We Run Belfast: late night antics with a secret urban running crew in NI’s capital city

We Run Belfast in motion
We Run Belfast in motion

GRAEME COUSINS puts on his trainers and joins a recently formed urban running crew as they take to the streets of Belfast

Running is very often something people only do when they are late for an appointment or chasing a bus.

Urban running crew We Run Belfast in the Titanic Quarter

Urban running crew We Run Belfast in the Titanic Quarter

And while you will often spot people about the Province in a tracksuit or other sportswear, the number who actually break a sweat whilst wearing it is disproportionate.

Therefore credit must go to the men and women of Northern Ireland who brave the changeable weather conditions to venture out for regular jogs – be it for a park run challenge, an ultra marathon or a quick burst on a Sunday morning to clear the cobwebs from the night before.

A modern phenomenon for those with an eye on both physical and mental health is the urban running crew – a group of people who get together late at night to explore their city at a sustainable pace.

We Run Belfast (WRB) is one such crew which was started by Andrew Agnew based on his experiences in London with a similar group of like-minded individuals.

We Run Belfast in motion

We Run Belfast in motion

Up until I began typing these words, WRB had been a secret organisation, communicating via a Whatsapp group and occasionally sharing photos and snippets on social media without giving too much away about what precisely WRB was up to.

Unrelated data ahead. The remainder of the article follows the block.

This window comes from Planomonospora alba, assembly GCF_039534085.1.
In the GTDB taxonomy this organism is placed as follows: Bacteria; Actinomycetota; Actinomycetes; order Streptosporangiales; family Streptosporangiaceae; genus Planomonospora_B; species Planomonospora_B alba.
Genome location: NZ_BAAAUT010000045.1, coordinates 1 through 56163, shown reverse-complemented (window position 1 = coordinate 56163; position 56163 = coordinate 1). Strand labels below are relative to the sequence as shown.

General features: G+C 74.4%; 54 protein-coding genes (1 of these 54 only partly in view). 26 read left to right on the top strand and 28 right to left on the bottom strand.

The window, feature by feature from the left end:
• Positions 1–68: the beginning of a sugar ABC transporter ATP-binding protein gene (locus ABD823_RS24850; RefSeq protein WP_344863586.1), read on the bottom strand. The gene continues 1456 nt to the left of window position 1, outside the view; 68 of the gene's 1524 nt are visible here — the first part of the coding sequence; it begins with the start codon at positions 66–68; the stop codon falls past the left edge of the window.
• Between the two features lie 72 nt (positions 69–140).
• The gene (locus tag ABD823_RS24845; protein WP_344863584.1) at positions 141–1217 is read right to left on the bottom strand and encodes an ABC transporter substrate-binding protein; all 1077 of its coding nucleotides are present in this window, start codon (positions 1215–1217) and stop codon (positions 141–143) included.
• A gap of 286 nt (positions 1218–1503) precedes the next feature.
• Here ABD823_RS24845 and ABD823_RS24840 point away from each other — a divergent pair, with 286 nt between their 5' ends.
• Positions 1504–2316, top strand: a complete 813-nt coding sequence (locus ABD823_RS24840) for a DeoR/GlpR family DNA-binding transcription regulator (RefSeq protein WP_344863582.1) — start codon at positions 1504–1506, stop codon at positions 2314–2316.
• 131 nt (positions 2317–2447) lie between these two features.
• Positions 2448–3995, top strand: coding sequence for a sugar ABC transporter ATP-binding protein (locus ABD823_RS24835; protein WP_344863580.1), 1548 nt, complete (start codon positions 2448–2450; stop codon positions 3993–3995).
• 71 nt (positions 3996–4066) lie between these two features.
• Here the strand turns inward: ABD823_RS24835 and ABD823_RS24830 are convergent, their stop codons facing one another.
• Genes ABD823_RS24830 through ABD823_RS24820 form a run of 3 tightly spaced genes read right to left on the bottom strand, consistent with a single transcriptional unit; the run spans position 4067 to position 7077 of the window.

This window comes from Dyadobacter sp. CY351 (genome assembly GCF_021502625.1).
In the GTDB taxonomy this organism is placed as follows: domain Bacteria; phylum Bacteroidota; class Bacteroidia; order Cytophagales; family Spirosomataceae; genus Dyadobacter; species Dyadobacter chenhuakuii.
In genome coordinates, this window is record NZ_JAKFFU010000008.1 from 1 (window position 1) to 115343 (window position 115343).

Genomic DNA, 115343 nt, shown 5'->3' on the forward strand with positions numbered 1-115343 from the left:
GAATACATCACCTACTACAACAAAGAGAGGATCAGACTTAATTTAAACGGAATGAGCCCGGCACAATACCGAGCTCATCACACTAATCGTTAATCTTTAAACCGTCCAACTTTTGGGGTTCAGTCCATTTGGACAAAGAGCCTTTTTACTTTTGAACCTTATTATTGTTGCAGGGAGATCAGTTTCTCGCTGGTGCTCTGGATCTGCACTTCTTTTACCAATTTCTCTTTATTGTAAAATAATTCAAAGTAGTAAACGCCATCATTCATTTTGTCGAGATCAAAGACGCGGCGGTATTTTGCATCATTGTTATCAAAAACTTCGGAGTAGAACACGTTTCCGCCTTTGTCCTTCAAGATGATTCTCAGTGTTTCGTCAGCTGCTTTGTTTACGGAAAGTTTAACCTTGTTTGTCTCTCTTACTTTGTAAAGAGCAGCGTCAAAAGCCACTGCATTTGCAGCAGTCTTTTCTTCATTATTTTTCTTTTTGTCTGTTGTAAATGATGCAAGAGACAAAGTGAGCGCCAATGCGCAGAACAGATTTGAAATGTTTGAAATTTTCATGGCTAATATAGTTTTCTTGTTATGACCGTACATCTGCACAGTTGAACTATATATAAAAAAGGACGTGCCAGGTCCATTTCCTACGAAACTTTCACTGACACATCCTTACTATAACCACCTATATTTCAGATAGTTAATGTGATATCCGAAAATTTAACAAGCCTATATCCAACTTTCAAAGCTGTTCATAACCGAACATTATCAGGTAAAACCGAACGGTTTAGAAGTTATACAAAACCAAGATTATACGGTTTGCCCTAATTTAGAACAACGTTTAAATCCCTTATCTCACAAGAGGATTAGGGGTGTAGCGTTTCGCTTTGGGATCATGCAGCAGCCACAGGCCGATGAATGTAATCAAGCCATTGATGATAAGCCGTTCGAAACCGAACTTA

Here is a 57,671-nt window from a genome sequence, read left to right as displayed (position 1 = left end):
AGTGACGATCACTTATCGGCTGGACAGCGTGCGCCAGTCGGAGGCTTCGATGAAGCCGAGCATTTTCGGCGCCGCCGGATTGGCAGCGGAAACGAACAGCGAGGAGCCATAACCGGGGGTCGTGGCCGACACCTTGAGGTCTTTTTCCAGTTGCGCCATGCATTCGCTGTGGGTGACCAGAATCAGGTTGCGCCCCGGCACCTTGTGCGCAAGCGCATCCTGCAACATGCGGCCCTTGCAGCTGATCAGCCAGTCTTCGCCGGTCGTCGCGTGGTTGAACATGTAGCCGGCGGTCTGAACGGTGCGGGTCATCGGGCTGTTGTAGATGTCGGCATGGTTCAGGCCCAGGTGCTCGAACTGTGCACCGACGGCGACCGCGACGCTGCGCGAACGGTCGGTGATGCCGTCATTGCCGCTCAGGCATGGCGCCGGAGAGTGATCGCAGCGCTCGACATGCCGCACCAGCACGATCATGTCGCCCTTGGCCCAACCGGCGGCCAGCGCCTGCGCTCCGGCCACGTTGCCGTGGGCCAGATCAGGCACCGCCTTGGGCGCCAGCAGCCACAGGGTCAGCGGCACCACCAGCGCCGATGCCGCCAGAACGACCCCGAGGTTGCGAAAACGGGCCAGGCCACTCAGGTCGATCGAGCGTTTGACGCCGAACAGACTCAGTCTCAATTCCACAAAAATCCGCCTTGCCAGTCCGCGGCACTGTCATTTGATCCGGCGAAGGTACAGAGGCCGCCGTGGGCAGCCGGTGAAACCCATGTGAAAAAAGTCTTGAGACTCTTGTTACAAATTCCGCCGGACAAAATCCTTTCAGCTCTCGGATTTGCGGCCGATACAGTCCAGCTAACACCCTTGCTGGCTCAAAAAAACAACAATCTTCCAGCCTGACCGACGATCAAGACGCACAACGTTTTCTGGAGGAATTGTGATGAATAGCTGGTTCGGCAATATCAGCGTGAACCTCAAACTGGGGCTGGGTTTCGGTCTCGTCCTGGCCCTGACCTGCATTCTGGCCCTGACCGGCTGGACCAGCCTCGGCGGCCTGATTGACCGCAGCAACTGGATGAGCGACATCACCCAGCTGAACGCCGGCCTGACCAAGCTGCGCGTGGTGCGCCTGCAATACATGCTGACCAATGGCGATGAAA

Andrew invited me to join them at 8.45pm on a chilly Tuesday at the end of February, to raise some awareness of his running buddies and what they are out to achieve.

He said: “Until now WRB has been a well-kept secret. Our idea was to incubate it for a little while. I had thought it might just be me and a few friends, but even without really promoting it, it has grown.

“Now we’ve got a good idea of who we are so we feel the time is right to promote it.”

We Run Belfast meet in Oh Donuts in Upper Arthur Street. Founder Andrew Agnew is in the centre of the picture.

We Run Belfast meet in Oh Donuts in Upper Arthur Street. Founder Andrew Agnew is in the centre of the picture.

The 23-year-old from south Belfast explained the philosophy behind urban running crews: “Around six months ago when I was in London for a bit with work a guy told me about this urban running club. Late one night we went to this warehouse in east London. It must have been about 11pm. There were about 80 people there of all shapes and sizes. We just went out and started running around east London.

“No one had the right gear, some people were brand new to running. When we got back and there was a bit of a party almost. This had been going with that particular group for about 10 years.”

Run Dem Crew was formed based on the fitness habits of Charlie Dark who had found himself in bad shape, physically and mentally.